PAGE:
If you're looking to lose weight, then both hot tubs and saunas are a great choice. Even if you only sit in one of these units for 20 minutes, you can boost your metabolism, similar to if you went on a jog. Hot tubs and saunas increase your body temperature, opening your blood vessels to increase circulation.
With increased body activity, your body must respond to support the additional needs. To do so, it breaks down fat. During this calorie-burning experience, you can begin crafting a sleeker, slimmer, and healthier body.
Higher Quality of Sleep
A vast amount of research has concluded that sitting in either a sauna or a hot tub before bed can increase the quality of your sleep.
According to the American Sleep Association, sitting in a sauna or hot tub increases deep sleep, which is the most important part of your sleep for restoring memories and increasing brain functions.
If you struggle with insomnia, incorporating use a hot tub or sauna into your daily routine can help.
Both hot tubs and saunas provide aromatherapy features in some regard. Of course, you'd need to find the right models that allow for it. Using aromatherapy as part of your soaking or sweating experience can increase relaxation.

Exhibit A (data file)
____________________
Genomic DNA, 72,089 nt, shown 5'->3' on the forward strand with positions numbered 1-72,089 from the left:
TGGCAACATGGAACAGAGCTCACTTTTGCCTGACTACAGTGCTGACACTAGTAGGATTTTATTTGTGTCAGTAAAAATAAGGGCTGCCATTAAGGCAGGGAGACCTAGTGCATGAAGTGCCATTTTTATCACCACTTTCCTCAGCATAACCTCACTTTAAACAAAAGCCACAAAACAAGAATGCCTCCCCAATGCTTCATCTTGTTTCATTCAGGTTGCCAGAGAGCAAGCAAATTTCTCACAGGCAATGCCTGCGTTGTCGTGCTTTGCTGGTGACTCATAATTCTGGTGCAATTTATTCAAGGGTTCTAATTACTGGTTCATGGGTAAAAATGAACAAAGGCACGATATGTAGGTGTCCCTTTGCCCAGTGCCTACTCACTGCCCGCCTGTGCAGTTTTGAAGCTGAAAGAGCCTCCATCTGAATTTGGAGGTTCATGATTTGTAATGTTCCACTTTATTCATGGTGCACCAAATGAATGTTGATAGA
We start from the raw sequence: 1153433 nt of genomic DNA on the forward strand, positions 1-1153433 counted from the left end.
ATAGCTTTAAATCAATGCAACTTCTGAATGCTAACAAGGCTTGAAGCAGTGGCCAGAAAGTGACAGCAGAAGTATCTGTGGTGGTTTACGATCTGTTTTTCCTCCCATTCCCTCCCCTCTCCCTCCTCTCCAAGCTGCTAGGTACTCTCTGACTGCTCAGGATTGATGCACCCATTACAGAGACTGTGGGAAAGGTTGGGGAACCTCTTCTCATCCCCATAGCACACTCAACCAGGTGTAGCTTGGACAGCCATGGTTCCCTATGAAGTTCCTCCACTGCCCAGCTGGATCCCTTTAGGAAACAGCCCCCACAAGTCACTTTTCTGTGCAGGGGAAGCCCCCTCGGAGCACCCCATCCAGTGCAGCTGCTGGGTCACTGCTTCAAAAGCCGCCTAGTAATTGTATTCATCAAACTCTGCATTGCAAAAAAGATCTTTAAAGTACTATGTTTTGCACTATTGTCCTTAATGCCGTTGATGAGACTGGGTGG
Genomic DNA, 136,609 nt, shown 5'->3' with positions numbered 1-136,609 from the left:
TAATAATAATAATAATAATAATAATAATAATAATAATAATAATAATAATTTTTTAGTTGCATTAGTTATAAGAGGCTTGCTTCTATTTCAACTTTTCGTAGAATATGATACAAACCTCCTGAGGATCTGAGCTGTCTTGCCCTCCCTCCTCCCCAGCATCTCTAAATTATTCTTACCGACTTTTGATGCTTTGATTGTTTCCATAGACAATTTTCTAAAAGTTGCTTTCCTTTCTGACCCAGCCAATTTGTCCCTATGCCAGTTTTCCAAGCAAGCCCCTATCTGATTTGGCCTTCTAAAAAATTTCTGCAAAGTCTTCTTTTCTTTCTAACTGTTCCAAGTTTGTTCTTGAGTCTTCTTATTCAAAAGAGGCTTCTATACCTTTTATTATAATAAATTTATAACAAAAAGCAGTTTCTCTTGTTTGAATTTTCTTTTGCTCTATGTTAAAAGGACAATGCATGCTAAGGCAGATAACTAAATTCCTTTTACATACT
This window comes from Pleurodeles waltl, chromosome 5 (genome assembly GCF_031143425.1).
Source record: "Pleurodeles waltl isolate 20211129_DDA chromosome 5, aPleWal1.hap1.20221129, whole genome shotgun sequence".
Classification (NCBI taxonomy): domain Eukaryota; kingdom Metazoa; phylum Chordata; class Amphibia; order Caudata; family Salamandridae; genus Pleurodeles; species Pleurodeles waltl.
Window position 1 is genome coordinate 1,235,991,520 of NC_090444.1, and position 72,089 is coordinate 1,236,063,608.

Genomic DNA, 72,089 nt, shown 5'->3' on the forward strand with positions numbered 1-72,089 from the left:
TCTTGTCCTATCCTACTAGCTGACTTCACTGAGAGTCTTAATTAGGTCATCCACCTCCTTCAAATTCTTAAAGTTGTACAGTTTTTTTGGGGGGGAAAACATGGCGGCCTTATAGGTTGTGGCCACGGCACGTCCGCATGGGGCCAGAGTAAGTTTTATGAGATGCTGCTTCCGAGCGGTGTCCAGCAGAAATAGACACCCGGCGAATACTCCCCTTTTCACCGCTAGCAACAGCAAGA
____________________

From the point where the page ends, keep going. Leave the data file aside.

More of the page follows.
Both of these units provide the added benefit of well-being, which is equally important to living a healthy lifestyle. Quality time spent with yourself can promote a sense of peace and centeredness.
Hot Tub Benefits
Most hot tubs come with built-in massage water jets, which is an added bonus for those who want the benefits of massage therapy. You won't find jets in a sauna. Beyond using these jets to cure muscle tension and introduce muscle recovery, the soothing sounds of bubbles in a hot tub can create a uniquely serene sensory experience that you can't find elsewhere.